The recent hike in the price of petrol has generated resentment among the general public and many political parties (“The price of mismanagement,” Nov. 7). It is not about the rich getting affected. It is more about the rise in the prices of other goods the hike will lead to. As for the government's argument that the hike is due to the increase in crude prices and the decline of the rupee, will it reduce the prices if the situation stabilises? People, on their part, should reduce their consumption however affluent they are. The government, too, should reduce wasteful consumption. It can make a beginning by reducing the convoy accompanying VIPs.

P. Venkateswarlu,

Orissa

Rising inflation and the gradual rise in the prices of petrol are a reflection of the UPA government's failure. Dr. Singh should understand that inequity is widespread. The government wants to neither cut taxes nor provide subsidies. The ultimate burden, therefore, falls on people. The rising inflationary pressure has dented people's savings.

Priyesh Pathak,

Chhattisgarh

To all those who argue that high petrol prices will not affect the common man, I wish to point out that a vast section of the middle and lower middle class and the poorest of the poor depends on petrol for transport. A strong recommendation for using the bicycle is good but cycling on our treacherous roads would be suicidal. Prime Minister Manmohan Singh's contention that more deregulation of fuel prices is called for and that we should allow markets to find their level may apply to commodities that are in good demand and supply, and when many players market a product. Can the logic apply in the case of fuel? The industry is virtually a monopoly. We cannot leave the essential item to market forces.

Lily Anne Abraham,

Palakkad

A legend

As the sad news of Bhupenda's demise reached me, buku hum hum kare , rendered in his unique, deep baritone voice, started to play in my ears. I remember how, as a child, I walked 50 km from Golaghat to Jorhat just to have a glimpse of the great maestro. I could not describe my excitement when he invited me to his Mumbai flat in 2001. An era has ended in Assamese music.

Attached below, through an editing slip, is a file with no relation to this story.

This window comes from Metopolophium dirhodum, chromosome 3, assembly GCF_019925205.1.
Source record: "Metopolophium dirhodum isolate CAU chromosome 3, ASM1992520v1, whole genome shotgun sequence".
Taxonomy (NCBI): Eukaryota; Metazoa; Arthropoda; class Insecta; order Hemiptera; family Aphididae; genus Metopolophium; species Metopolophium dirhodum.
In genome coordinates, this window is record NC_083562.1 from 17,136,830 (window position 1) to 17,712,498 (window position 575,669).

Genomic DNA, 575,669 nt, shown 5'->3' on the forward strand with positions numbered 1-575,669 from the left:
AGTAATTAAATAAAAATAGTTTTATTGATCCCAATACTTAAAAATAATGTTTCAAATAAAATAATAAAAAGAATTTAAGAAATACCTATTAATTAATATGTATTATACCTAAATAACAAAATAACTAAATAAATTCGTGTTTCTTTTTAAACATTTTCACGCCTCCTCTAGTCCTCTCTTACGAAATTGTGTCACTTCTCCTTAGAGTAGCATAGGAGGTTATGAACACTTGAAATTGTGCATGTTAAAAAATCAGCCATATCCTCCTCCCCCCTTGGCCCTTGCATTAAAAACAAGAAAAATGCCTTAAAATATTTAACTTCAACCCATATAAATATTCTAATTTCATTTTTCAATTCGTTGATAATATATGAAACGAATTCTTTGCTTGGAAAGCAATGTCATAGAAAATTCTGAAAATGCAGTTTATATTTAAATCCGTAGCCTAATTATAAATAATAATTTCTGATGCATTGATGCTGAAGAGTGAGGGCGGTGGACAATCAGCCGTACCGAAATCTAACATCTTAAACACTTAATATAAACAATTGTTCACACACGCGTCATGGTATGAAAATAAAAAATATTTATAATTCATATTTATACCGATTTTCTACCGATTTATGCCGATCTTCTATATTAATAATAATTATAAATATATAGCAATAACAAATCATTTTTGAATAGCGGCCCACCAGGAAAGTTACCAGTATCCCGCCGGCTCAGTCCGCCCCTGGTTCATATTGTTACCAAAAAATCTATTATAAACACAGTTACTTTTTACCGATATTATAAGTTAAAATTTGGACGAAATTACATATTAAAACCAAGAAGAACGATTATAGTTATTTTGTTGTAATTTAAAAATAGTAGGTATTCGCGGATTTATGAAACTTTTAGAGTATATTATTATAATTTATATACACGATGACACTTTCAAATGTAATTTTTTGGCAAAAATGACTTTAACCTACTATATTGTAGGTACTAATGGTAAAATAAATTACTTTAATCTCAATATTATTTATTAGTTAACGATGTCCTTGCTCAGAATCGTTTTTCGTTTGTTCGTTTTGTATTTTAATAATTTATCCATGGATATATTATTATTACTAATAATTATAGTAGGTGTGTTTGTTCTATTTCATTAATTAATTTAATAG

Martin Chhangte,

Heidelberg

The passing away of the noted musician has ended the era of classical music mixed with rich earthen flavour. When Bhupen Hazarika sang, one could smell the rain drenched soil of Assam. That Bollywood did not use his gifted voice and talent much is unfortunate.

R. Sekar,

Visakhapatnam

A versatile singer, a Dadasaheb Phalke awardee, highly educated and, more important, a perfect human being has passed away. Bhupen Hazarika used the rich folk heritage of Assam to the fullest in his evergreen songs. His songs carried the flavour of Assam, and had a touch of romanticism which mesmerised a commoner as well as music connoisseurs. The importance of river Ganga was heightened when he sang Ganga amar maa , O Ganga behti ho . Can anyone ever forget Dil hoom hoom kare (Rudaali), Zara dheere zara dheeme (Ek Pal), Naiono mein darpan hai (Aarop), besides his numerous popular Assamese and Bengali songs? He was indeed an institution in himself.

Only the creative works of a person make him immortal. Bhupen Hazarika will never die; he will forever remain in our memory, thanks to his sonorous songs.

Jayant Mukherjee,

Kolkata